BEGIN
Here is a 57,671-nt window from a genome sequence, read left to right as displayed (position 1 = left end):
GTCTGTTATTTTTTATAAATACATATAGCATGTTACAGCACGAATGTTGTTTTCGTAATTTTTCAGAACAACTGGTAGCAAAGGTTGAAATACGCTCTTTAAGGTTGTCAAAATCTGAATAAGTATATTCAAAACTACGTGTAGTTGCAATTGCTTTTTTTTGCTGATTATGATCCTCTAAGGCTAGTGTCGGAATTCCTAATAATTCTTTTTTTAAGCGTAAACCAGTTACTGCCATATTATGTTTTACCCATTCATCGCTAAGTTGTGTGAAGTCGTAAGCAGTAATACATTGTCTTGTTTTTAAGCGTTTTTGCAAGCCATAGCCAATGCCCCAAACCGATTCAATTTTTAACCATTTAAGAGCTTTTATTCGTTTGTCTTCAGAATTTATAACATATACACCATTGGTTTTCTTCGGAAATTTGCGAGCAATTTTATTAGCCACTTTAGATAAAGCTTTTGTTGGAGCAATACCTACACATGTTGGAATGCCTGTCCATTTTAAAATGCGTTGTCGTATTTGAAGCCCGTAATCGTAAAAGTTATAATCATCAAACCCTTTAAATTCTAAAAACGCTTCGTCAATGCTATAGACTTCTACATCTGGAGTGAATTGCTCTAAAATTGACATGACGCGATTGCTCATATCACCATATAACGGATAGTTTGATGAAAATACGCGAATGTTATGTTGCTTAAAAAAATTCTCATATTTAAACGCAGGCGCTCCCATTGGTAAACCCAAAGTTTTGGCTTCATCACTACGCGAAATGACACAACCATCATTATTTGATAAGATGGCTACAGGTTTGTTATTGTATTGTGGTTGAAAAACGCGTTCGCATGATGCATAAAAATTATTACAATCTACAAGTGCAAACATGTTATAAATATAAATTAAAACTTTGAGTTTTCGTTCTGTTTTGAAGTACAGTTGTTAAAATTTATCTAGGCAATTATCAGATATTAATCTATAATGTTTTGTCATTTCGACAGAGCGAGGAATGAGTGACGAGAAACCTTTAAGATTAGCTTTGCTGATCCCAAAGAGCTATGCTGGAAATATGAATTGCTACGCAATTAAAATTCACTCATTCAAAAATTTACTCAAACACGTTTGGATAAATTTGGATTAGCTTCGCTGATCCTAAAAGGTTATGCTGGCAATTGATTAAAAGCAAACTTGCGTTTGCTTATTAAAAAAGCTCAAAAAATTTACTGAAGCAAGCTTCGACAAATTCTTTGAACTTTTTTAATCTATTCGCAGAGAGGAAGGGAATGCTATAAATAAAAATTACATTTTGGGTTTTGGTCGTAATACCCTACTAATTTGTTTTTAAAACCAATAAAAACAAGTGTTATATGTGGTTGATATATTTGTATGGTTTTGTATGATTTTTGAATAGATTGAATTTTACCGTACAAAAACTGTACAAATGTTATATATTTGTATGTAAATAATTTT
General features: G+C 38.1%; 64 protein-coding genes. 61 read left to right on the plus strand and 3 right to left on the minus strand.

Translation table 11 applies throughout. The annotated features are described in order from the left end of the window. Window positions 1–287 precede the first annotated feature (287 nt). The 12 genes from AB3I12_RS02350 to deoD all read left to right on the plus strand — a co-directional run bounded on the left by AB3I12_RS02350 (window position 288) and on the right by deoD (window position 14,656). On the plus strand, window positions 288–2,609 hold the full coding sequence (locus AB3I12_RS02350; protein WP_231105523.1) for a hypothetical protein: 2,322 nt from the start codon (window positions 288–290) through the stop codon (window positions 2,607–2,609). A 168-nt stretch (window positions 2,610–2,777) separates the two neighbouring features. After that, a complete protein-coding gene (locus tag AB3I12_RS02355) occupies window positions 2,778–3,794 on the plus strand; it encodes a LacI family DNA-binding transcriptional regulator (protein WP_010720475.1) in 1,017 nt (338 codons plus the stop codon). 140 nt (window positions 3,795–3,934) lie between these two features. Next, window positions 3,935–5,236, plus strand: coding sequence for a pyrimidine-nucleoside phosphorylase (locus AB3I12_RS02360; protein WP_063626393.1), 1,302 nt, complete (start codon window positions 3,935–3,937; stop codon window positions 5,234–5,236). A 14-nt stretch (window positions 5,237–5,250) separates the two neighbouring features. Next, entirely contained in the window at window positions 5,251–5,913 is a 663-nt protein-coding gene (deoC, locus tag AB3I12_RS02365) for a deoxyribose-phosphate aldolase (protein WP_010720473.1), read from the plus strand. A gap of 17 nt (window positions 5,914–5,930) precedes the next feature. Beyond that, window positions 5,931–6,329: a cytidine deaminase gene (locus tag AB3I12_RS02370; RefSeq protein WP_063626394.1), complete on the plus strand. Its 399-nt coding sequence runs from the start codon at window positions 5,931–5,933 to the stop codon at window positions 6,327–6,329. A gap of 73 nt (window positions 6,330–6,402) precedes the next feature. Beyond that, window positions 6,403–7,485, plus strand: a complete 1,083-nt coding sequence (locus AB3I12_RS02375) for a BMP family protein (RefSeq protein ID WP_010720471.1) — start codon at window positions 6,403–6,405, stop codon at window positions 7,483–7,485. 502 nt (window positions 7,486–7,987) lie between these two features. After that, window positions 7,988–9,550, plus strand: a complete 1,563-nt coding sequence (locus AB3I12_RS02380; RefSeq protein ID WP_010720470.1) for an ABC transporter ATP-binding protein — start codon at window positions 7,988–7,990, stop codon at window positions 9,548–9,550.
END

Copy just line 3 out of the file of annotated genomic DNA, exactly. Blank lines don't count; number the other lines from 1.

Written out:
General features: G+C 38.1%; 64 protein-coding genes. 61 read left to right on the plus strand and 3 right to left on the minus strand.